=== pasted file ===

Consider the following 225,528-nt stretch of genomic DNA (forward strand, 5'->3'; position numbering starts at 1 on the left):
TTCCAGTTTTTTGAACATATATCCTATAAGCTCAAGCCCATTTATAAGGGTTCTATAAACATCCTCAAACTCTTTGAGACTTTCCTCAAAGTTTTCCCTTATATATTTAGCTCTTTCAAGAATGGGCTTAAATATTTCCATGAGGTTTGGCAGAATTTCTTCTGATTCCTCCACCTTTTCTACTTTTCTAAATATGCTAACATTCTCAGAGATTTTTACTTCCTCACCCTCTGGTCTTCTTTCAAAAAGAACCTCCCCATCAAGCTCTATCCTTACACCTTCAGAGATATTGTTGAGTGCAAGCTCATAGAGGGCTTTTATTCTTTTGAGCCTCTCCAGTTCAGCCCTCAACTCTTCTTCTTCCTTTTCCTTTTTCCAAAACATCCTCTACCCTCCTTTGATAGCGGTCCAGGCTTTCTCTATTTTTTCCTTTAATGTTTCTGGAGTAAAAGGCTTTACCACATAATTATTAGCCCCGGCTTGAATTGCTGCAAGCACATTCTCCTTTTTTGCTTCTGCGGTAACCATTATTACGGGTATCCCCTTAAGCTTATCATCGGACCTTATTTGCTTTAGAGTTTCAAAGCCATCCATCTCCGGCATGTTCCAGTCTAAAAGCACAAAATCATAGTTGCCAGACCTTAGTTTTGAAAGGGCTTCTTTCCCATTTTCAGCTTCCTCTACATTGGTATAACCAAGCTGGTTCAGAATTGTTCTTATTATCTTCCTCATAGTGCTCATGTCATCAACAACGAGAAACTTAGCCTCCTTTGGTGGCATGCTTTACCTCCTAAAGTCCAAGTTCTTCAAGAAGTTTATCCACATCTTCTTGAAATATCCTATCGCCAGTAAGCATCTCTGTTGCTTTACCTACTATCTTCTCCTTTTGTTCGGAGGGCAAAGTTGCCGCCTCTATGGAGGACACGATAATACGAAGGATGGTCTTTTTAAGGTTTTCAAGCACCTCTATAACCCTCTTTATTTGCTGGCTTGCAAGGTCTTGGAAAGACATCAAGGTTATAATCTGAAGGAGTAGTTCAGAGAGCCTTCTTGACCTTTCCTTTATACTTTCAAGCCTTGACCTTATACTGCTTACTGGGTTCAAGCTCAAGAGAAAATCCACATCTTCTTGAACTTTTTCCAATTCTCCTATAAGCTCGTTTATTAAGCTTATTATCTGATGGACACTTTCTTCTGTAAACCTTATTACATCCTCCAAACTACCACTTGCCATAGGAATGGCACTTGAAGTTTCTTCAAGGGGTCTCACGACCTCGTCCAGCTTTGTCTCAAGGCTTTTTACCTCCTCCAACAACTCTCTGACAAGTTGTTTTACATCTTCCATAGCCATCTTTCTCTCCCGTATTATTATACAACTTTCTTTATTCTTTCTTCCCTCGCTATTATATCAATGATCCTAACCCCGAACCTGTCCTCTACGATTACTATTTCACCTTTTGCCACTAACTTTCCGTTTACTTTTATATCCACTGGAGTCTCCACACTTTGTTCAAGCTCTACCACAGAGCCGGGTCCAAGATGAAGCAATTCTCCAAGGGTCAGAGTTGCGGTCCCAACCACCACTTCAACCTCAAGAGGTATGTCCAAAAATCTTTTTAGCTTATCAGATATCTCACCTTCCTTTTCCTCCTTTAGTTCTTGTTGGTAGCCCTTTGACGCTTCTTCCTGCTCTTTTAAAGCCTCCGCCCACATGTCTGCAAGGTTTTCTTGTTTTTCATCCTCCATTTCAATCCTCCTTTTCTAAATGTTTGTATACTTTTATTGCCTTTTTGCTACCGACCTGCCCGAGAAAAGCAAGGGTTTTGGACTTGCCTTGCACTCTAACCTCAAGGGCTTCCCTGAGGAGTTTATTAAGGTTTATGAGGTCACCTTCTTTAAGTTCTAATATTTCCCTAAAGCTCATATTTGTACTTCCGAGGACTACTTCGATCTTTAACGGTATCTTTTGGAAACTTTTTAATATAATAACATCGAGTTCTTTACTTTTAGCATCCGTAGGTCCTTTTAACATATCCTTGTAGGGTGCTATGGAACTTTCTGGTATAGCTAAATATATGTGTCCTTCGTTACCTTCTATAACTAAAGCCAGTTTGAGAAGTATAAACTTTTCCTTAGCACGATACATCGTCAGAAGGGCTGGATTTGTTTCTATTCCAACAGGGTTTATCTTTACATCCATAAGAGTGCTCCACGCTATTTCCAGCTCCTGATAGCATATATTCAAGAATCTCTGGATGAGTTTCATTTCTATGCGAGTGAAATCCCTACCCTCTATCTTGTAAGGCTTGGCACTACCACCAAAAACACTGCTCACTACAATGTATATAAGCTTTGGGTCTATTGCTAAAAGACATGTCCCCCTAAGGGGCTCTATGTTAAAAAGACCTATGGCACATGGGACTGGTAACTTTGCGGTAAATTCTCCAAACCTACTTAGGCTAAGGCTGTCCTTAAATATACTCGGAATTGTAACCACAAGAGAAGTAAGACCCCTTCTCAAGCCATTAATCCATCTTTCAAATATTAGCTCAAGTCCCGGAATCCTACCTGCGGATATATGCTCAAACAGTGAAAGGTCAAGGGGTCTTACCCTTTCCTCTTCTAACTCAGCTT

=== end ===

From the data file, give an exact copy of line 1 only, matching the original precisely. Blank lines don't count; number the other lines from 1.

Consider the following 225,528-nt stretch of genomic DNA (forward strand, 5'->3'; position numbering starts at 1 on the left):